Students’ meals thrown away over $15 in lunch debt; school district apologizes

Richfield Public Schools apologized for the incident, saying while alternate lunch is an existing practice, it was “not implemented in line with our guidelines or our values.” (Source: CNN)

RICHFIELD, Minn. (CNN) - A Minnesota school district has apologized after about 40 high school students had their hot school lunches taken away and replaced with cold lunches before administrators intervened.

Officials with Richfield Public Schools said in a Facebook post some students at Richfield High School had their lunches taken away Monday because they owed $15 or more on their lunch balance.

The district apologized for the incident, saying while alternate lunch is an existing practice, it was “not implemented in line with our guidelines or our values.”

“The lunch lady that was standing at the computer took the food off their trays with her bare hands and put it in a bowl,” said senior Diamond Johnson, who witnessed the incident while at lunch. “They later threw it away, and then the students had to get a peanut butter and jelly sandwich.”

Johnson says she saw a cafeteria worker throw away more than 10 lunches.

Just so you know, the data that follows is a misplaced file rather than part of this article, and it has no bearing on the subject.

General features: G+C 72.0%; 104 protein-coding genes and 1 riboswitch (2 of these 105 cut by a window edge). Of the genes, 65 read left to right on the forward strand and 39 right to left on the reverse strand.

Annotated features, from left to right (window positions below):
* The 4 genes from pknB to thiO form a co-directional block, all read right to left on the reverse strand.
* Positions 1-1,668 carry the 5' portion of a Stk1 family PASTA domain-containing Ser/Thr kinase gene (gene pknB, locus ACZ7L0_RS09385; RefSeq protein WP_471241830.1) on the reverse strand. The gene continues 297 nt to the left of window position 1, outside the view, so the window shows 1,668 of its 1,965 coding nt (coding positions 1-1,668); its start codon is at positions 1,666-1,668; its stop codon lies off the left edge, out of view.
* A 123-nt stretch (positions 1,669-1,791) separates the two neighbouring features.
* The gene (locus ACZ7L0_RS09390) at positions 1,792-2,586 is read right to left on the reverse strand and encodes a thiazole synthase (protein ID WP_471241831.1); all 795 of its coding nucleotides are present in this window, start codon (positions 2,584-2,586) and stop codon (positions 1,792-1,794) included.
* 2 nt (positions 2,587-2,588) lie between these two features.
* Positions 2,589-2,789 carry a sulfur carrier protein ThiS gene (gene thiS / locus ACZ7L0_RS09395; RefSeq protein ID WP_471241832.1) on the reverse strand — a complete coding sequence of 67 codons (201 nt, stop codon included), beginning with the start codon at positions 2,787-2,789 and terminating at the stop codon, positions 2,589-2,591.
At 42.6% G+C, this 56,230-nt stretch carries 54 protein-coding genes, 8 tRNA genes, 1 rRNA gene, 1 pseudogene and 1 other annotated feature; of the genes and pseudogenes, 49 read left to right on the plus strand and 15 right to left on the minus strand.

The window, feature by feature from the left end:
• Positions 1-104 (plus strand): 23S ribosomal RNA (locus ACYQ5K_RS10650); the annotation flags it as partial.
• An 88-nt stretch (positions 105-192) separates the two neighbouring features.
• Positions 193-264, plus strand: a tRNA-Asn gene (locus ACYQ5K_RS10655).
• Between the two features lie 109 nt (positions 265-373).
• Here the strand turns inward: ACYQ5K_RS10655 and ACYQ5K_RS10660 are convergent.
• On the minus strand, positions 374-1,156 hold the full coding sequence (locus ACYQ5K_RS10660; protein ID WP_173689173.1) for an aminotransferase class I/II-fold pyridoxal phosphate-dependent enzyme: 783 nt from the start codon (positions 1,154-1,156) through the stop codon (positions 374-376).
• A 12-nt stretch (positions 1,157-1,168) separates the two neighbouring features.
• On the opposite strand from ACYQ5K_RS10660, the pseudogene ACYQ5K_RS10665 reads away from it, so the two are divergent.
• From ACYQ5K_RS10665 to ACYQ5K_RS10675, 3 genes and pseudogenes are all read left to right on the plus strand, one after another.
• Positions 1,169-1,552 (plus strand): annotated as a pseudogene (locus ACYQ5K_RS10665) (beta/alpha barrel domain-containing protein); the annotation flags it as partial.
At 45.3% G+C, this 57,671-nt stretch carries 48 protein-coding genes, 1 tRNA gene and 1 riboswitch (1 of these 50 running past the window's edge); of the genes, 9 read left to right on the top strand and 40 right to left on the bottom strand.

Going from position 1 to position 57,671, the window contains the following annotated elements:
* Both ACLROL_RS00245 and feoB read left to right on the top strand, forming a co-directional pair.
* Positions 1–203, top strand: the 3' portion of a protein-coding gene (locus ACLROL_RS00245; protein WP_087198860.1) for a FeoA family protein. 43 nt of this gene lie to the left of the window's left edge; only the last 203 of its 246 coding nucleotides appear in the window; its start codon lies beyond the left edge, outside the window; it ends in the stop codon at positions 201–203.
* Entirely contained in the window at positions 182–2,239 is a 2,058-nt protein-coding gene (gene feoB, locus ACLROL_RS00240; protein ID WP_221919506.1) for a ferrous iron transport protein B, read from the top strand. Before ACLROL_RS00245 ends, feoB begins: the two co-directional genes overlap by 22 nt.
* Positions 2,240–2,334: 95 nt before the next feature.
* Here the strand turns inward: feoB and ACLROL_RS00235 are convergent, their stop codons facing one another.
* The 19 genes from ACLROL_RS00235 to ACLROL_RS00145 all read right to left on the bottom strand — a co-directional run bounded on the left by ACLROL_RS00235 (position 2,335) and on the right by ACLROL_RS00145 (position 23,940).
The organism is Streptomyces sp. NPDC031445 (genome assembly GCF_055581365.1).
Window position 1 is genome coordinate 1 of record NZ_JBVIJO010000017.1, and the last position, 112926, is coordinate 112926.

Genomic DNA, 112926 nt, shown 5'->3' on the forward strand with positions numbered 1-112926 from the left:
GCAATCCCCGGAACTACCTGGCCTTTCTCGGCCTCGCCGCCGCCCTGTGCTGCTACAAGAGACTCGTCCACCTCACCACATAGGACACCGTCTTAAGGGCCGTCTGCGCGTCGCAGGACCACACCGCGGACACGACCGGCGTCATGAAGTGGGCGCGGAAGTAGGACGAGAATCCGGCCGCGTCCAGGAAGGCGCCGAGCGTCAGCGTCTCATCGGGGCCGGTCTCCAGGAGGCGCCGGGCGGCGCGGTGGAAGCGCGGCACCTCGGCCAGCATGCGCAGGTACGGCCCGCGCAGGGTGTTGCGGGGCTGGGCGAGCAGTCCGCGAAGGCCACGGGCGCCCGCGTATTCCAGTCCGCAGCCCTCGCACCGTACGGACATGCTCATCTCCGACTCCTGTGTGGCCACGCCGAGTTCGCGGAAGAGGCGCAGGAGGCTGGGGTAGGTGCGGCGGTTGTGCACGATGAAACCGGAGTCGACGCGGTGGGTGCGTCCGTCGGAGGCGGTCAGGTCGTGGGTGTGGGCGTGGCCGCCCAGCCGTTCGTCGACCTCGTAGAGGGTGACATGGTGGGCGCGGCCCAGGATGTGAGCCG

"It was happening right after one another. It was in front of everybody, so the whole thing was embarrassing to the students," she said.

School administrators eventually intervened to stop what was happening.

“We deeply regret our actions... and the embarrassment that it caused several of our students. We have met with some of the students involved and apologized to them,” said the district on Facebook.

In response to the incident, Superintendent Steven Unowsky told KARE that if a student already has a lunch on their tray, they should be allowed to eat it.

“Our nutrition staff inaccurately and inappropriately implemented alternate lunch,” he said. “There are multiple failures we had in this situation, and our job is to fix it. First and foremost, the way we treated our kids. We should never leave kids with the feeling they had from the experience.”

The district says it is owed nearly $20,000 in outstanding lunch balances, which includes a deficit carried over from last year.

Administrators say they are trying to solve the shortfall by raising money in the community. The district has a fund set up for people to help cover unpaid lunch accounts. As of Wednesday evening, it had received more than $3,800.

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